After spending a year out of football, Will Johnson was signed by the Steelers following WVU’s Pro-Day. Going into the opening Preseason game against the Eagles, Johnson was one of only two fullbacks on the roster.
During the first quarter of that game, the starting fullback for the Steelers, David Johnson, went out with a season-ending knee injury. Mountaineer Will Johnson was up to the task, stepped on the field for the first time as a pro, and filled in well.
The Steelers converted Johnson from a tight end where he played at WVU to fullback. New offensive coordinator Todd Haley wants to use a traditional fullback in his new scheme. With David Johnson out, the Steelers will call upon Will Johnson to take his place.
With the media turning their sights on him this week, Johnson stayed focused and ready to take up his new role.
WVUPros: What has it been like to have some of the media focus on you this week?
Will Johnson: I’ve really appreciated the media’s interest in my story over the past week. In most cases, my role on the team doesn’t necessarily warrant the attention of the media – and that’s okay. My reward happens when we get back in the meeting rooms. To me, that’s what it’s all about.
WVUPros: What kind of conversations have you had with David Johnson?
Johnson: David has been positive and helpful with me as he always been.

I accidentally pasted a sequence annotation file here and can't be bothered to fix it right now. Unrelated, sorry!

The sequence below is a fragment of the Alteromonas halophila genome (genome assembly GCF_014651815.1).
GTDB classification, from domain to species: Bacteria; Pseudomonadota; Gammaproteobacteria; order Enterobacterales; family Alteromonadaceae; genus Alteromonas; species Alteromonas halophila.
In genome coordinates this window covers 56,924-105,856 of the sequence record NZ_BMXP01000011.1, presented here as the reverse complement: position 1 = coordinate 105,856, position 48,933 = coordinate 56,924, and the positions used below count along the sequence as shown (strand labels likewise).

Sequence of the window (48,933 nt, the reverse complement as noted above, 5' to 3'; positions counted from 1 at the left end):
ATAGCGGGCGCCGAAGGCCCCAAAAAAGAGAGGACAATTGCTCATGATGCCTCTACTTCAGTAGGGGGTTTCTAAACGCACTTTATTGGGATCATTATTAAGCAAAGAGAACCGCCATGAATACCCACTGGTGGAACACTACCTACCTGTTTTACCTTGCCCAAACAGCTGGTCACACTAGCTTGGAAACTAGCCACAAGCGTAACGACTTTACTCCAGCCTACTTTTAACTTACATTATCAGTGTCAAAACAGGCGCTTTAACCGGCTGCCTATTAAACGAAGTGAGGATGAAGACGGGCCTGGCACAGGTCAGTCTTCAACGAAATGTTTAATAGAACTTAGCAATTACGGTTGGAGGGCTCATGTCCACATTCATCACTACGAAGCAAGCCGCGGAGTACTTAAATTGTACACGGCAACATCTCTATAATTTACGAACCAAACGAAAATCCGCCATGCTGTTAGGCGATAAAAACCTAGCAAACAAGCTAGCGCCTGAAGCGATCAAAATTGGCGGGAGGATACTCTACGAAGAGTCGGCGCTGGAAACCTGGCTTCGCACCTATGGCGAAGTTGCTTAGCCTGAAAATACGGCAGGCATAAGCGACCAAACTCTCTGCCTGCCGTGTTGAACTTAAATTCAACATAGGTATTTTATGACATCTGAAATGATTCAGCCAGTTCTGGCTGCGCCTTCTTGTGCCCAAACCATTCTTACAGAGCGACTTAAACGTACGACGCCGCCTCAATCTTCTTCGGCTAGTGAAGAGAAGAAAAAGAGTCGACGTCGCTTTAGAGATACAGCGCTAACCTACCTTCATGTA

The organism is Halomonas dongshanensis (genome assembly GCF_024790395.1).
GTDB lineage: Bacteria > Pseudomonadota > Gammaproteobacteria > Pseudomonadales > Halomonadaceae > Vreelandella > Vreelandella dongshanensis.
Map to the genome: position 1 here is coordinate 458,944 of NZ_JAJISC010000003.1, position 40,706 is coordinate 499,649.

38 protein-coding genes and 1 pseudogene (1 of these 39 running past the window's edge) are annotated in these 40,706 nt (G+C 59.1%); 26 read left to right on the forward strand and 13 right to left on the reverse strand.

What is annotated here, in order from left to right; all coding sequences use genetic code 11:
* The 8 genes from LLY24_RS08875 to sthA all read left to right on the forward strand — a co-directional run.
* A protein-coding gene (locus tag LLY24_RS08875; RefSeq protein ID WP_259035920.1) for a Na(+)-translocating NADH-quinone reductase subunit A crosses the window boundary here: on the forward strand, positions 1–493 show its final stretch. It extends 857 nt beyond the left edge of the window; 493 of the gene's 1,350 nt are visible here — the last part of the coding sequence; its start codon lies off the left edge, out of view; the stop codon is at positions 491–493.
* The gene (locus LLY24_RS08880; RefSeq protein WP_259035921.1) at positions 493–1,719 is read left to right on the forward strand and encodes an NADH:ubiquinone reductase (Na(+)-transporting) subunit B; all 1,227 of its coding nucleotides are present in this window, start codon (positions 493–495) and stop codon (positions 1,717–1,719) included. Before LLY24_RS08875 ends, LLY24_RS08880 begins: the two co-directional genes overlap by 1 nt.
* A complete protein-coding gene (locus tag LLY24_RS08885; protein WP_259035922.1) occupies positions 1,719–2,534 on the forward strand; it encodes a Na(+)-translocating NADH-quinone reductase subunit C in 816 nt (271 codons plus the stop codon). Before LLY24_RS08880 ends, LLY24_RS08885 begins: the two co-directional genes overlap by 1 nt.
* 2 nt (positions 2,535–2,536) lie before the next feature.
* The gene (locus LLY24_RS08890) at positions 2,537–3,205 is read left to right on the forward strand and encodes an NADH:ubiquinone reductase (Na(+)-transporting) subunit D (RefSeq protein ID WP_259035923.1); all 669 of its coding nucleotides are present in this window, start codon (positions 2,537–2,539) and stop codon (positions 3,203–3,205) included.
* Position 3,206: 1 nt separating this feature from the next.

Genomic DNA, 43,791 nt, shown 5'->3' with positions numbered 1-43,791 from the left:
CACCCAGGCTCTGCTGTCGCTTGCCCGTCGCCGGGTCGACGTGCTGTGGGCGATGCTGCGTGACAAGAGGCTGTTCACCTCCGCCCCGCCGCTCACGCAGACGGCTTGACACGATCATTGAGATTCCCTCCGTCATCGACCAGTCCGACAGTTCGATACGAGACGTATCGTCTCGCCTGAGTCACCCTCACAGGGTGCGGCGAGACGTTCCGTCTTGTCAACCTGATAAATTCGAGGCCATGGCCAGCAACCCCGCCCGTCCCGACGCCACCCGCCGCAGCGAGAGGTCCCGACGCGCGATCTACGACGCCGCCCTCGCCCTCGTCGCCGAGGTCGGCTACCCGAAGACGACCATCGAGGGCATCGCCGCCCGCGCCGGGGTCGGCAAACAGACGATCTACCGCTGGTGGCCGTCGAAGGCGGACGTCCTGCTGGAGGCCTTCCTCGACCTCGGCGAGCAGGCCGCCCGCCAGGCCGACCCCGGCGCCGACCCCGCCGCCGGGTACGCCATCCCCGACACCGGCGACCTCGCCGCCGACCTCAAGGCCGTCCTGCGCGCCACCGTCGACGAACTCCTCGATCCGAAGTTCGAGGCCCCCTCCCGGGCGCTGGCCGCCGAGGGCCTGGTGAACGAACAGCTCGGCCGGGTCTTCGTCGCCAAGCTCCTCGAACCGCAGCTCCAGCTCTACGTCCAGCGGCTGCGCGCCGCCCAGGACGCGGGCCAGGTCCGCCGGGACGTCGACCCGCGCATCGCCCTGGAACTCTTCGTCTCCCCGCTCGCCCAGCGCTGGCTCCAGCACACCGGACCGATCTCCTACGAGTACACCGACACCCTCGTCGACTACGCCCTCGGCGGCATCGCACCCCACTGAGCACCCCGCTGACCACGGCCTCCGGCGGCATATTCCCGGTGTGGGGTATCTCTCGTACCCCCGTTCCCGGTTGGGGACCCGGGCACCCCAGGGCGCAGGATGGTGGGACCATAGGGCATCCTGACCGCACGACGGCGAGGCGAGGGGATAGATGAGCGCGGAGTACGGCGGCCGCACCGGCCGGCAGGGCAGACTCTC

WVUPros: How has his absence affected your preparation for the Colts game?
Johnson: It’s been pretty tough on our entire RB/FB group. Like I’ve said, DJ is a great leader and a great teammate. His injury has left us with a void and all I can do is keep improving upon what he, Coach Kirby and some of the other guys have taught me. I am happy with the progress that I’ve made thus far and I am confident heading into the game this weekend.
WVUPros: Are you going to start?
Johnson: Yes, I will be starting at fullback against the Colts.
WVUPros: What do you think you need to do to lock down the starting fullback job?
Johnson: I need to maintain my focus and commitment. I’m going to continue believing that playing in the NFL, particularly for this organization, is a privilege and not a right.
WVUPros: Going from not playing football for a year to starting is extremely rare (unless your name is Peyton Manning). Did you think you would be where you are now a year ago at this time?
Johnson: It was always my dream to get to the NFL and when that didn’t happen the first time around, I had to reevaluate things. A year ago, all I wanted was a shot. Now, I’ve been given that shot and I feel that I have never been more prepared to take advantage of it. I love this game and I thank God every day for giving me this opportunity.
WVUPros: Darius Reynaud had a great Preseason so far for the Titans. He had to switch to wide receiver at WVU to get on the field, although some with the team said he was the most athletic player on that team (when White and Slaton were freshmen). Gino Gradkowski transferred from WVU to Delaware so he could start on the O-Line and was drafted as the Ravens’ center of the future. He started last week. You played multiple positions at WVU before graduating and sitting out. Do you think these are examples of players falling through the cracks, or coaching staffs making wrong personnel decisions?
Johnson: I believe for me its an example of just being surrounded by a lot of talented players, I understood that and just went out every week and played my role for the team.
You can watch Johnson along with Ryan Mundy and Mortty Ivy play tonight as the Steelers take on Pat Mc